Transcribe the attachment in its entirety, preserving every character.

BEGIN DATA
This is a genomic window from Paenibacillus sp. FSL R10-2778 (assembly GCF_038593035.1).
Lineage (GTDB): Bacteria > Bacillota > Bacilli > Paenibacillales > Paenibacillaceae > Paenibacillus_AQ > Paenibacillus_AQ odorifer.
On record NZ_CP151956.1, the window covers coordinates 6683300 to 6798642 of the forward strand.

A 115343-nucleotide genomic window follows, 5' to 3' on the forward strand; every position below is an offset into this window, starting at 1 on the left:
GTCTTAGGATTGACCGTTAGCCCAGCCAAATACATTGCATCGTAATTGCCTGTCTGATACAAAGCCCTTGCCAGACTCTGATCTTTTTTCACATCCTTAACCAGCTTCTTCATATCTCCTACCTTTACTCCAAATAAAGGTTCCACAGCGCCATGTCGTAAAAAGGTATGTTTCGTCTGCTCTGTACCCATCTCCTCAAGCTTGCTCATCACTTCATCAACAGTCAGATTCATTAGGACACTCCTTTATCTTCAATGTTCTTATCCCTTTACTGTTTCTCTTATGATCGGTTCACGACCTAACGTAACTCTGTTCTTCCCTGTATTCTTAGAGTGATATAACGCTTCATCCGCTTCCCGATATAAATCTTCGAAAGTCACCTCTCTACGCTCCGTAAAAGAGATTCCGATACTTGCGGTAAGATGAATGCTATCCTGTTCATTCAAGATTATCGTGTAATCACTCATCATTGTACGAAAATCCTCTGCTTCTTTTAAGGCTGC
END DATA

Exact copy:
This is a genomic window from Paenibacillus sp. FSL R10-2778 (assembly GCF_038593035.1).
Lineage (GTDB): Bacteria > Bacillota > Bacilli > Paenibacillales > Paenibacillaceae > Paenibacillus_AQ > Paenibacillus_AQ odorifer.
On record NZ_CP151956.1, the window covers coordinates 6683300 to 6798642 of the forward strand.

A 115343-nucleotide genomic window follows, 5' to 3' on the forward strand; every position below is an offset into this window, starting at 1 on the left:
GTCTTAGGATTGACCGTTAGCCCAGCCAAATACATTGCATCGTAATTGCCTGTCTGATACAAAGCCCTTGCCAGACTCTGATCTTTTTTCACATCCTTAACCAGCTTCTTCATATCTCCTACCTTTACTCCAAATAAAGGTTCCACAGCGCCATGTCGTAAAAAGGTATGTTTCGTCTGCTCTGTACCCATCTCCTCAAGCTTGCTCATCACTTCATCAACAGTCAGATTCATTAGGACACTCCTTTATCTTCAATGTTCTTATCCCTTTACTGTTTCTCTTATGATCGGTTCACGACCTAACGTAACTCTGTTCTTCCCTGTATTCTTAGAGTGATATAACGCTTCATCCGCTTCCCGATATAAATCTTCGAAAGTCACCTCTCTACGCTCCGTAAAAGAGATTCCGATACTTGCGGTAAGATGAATGCTATCCTGTTCATTCAAGATTATCGTGTAATCACTCATCATTGTACGAAAATCCTCTGCTTCTTTTAAGGCTGC